If you are thinking of taking a break from the NHS you should be aware of the potential affect on your pension benefits. Early on in your career this could mean being removed from the scheme and being given a refund. Your local pensions officer or the NHS Pensions Agency website (www.nhspa.gov.uk) will be able to help.
The golden rule for saving is to get out of all non-mortgage debts first. You should also have some spare cash set aside for a rainy day—ideally, enough to live off for at least three months. When saving you should think in terms of short, medium, and long term aims as well as how risk adverse you are. Start by looking at the interest rate on your current and saving accounts. They are almost certainly not the best on the market. You don't get rewarded for loyalty, so move. In the medium term, money should be put away regularly but remain reasonably accessible. In the long term, develop a portfolio of investments centered on the stock market. These will offer the best returns but need to be kept for a long time to iron out any runs of poor form.
Stocks and shares
Historically, the return on investment in the stock market beats both property and savings accounts. In the United Kingdom, since 1918 the stock market has returned an average of 7% a year in excess of inflation. When exposing yourself to the market you have to consider what level of risk you are prepared to put up with. The choice ranges from managed global equity funds right up to personally trading individual equities (risky).
A good way to start is by buying units in a global investment fund. This spreads the risk across many different sectors and multiple countries. These funds are either “trackers,” with a computer essentially following the stock market, or a professionally managed fund, where a human brain makes the decisions and attempts to do better. Generally, when young you can afford to expose yourself to more risk as you have more time to correct investment disasters. The Motley Fool (www.fool.co.uk) is a great place to start for a jargon busting, irreverent look at investing in the stock market.
What is an independent financial adviser?
An independent financial adviser (IFA) is a person qualified to give advice to clients on financial products who is not tied to any one financial institution. They may charge a fee for their advice or may receive a commission on the products that the client buys. An IFA's recommendations should be based on which company and products best suit the needs of the client.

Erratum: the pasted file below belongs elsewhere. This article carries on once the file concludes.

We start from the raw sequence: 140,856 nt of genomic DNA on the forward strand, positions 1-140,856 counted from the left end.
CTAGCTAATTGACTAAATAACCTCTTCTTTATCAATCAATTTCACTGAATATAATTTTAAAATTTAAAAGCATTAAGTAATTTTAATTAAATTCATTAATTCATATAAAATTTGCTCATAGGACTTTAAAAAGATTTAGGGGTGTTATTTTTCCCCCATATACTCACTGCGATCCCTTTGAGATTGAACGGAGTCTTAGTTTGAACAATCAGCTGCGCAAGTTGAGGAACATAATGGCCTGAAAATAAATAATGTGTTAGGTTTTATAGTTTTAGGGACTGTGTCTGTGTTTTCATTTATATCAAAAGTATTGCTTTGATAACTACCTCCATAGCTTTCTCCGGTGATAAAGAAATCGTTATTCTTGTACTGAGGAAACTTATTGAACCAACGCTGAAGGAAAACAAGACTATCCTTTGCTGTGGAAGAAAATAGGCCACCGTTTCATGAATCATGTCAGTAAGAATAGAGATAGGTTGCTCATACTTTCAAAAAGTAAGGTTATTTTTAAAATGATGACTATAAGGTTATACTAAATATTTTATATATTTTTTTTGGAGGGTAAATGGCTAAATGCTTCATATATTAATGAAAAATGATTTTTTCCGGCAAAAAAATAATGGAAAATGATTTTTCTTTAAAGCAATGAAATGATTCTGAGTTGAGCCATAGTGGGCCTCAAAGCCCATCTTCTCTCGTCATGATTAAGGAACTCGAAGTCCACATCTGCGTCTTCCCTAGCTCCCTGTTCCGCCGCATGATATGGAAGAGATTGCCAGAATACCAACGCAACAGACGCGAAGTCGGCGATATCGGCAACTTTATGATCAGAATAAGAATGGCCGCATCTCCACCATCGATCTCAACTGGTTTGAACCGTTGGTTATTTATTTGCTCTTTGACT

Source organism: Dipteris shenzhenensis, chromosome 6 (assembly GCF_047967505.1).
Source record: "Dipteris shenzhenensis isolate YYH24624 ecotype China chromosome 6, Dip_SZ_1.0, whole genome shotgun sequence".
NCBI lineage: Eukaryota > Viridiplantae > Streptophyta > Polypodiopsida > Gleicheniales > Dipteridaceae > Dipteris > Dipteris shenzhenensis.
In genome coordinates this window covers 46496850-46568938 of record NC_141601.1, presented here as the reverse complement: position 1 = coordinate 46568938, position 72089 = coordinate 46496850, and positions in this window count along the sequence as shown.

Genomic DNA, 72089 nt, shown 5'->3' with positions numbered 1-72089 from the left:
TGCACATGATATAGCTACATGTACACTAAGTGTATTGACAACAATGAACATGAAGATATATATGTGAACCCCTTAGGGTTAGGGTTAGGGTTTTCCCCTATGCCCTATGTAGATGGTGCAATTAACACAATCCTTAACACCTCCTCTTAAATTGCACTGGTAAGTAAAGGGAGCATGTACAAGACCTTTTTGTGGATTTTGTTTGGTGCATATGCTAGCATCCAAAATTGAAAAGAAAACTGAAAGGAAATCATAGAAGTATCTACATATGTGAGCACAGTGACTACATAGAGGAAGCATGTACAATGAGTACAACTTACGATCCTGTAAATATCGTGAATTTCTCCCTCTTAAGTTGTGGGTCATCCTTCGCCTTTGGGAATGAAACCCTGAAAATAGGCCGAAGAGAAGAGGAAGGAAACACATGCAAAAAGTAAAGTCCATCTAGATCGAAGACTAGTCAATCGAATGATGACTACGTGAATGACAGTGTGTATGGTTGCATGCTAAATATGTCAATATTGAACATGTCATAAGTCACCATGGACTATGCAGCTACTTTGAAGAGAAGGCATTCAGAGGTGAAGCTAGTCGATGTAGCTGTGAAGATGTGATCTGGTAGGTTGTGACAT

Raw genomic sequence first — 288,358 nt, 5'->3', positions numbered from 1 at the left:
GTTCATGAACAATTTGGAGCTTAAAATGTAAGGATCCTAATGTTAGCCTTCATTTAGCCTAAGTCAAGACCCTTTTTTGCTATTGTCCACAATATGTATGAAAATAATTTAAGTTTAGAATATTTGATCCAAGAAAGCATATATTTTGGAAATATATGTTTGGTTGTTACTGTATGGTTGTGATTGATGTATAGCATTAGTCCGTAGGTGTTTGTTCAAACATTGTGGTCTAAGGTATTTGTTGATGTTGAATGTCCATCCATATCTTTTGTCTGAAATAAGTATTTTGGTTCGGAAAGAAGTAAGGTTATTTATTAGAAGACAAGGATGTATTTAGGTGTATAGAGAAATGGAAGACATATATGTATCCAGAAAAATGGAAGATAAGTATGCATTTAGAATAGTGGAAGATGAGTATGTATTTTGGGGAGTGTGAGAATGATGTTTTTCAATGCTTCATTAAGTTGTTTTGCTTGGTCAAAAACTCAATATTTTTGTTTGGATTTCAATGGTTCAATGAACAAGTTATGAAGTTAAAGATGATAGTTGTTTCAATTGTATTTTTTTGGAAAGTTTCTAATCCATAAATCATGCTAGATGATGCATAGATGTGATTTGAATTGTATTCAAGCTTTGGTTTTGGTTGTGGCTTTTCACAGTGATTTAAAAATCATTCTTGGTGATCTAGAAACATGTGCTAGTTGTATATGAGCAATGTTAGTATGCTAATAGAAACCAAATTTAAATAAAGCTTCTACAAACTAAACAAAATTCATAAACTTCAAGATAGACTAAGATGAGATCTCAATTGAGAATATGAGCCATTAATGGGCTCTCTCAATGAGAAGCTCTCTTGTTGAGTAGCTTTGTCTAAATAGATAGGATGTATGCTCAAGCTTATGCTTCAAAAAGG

Find an IFA on the association website (www.unbiased.co.uk/aifa/).
The eminent economist J M Keynes once said, “The avoidance of taxes is the only intellectual pursuit that still carries any reward.” Saving in a tax efficient manner doesn't have to be taxing on the brain. To avoid paying tax on your investment interest you could shelter your savings and investments in an individual savings account (ISA). There are maximum annual allowances for cash and share ISAs. Government premium bonds are also tax free but offer a poor return on investment.
Similarly, if you have a spouse who's a non-taxpayer, transfer money to an account in their name and get them to fill in form R85. You can then use their tax free allowance rather than pay higher rate tax on the interest accrued. You should also be able to claim back tax on expenses associated with your job; contact your local Inland Revenue office (www.inlandrevenue.gov.uk) for further guidance.
The bottom line
Make a will, pay off your debts, protect your income, buy a house, stick with the NHS pension, and invest, invest, invest. Remember, “money is better than poverty, if only for financial reasons” (Woody Allen).
Go to web extra at bmjcareers.com/careerfocus for a rough guide of how much all this will cost